Integrity, as explained by Ndidi Okonkwo Nwuneli, is more than clear-cut universally associated standards of behaviour like lying, cheating and offering or receiving bribes. One other thing is that Nigerians in general lack the word ‘sorry’ in their vocabulary. We don’t agree that we can make mistakes, as leaders and apologise. We feel too important to say no to any offer that will seriously affect the hitherto honest pictures we paint of ourselves.

If the government has failed us, we must not fail ourselves. I always tell as many as would listen that the people we call government are not more than 20 per cent. The understanding therefore should be that if the rest of us that makes up the 80 per cent change for the better we would have reformed our government itself. A bad government will not thrive where the majority of the citizens are good.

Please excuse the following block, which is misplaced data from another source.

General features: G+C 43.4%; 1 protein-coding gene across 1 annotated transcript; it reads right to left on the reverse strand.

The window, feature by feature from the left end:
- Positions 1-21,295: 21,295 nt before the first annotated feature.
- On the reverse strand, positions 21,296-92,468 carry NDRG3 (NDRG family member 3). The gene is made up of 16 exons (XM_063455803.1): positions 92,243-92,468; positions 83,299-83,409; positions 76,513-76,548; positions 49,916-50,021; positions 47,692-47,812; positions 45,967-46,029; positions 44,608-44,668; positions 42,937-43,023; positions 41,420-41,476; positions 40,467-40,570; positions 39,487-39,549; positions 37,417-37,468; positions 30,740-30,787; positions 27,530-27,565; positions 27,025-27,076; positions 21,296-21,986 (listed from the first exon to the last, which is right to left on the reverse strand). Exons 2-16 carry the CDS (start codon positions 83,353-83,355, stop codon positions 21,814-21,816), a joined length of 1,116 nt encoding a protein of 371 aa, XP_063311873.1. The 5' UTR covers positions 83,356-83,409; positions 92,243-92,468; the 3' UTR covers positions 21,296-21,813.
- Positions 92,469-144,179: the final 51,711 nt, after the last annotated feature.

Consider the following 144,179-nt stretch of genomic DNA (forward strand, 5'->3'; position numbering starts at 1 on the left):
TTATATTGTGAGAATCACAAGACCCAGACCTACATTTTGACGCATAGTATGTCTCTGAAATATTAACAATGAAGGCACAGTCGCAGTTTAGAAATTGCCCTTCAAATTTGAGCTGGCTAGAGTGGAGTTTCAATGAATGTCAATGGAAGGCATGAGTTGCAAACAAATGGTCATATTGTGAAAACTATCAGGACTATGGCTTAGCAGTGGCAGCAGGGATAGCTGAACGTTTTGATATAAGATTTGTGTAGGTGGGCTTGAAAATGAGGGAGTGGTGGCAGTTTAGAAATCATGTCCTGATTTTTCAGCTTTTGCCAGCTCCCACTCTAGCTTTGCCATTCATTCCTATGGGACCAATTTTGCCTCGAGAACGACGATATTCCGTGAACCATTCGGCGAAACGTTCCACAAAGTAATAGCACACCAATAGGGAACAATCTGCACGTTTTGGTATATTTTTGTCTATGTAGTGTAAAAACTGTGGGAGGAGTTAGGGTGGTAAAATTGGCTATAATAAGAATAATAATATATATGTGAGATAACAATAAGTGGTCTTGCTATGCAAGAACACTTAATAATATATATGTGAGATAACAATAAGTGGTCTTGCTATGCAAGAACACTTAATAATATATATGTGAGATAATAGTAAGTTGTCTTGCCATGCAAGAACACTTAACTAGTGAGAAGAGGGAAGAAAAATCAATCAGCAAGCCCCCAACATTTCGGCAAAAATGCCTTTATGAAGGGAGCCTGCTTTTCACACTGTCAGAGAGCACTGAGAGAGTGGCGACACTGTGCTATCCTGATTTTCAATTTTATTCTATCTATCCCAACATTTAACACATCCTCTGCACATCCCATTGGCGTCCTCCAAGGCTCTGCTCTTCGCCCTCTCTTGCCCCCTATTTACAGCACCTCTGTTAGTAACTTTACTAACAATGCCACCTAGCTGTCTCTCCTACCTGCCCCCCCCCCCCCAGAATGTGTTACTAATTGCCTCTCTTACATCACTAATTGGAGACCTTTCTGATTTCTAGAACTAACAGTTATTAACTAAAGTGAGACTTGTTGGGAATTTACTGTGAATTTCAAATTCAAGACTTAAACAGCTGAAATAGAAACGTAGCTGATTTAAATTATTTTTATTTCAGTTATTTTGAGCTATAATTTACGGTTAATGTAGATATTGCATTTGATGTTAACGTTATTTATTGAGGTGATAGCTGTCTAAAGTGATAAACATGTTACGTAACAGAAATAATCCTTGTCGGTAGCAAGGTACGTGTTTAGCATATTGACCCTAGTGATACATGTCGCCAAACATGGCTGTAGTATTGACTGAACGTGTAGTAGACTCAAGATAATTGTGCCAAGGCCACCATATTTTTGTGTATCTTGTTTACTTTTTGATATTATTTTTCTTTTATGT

Access to information as a tool of economic development is not only vital but are linked and it should be the most sought for to build a strong Nigeria. There is need for accurate information and genuine commitment in passing such information on. The only hope of an end to a crisis or to bring about change is taking access to information into consideration; Nigeria must learn to know more about their immediate environment and the country at large. We should know things happening or going on, what the government is doing, the community leaders that may include politicians, and religious leaders.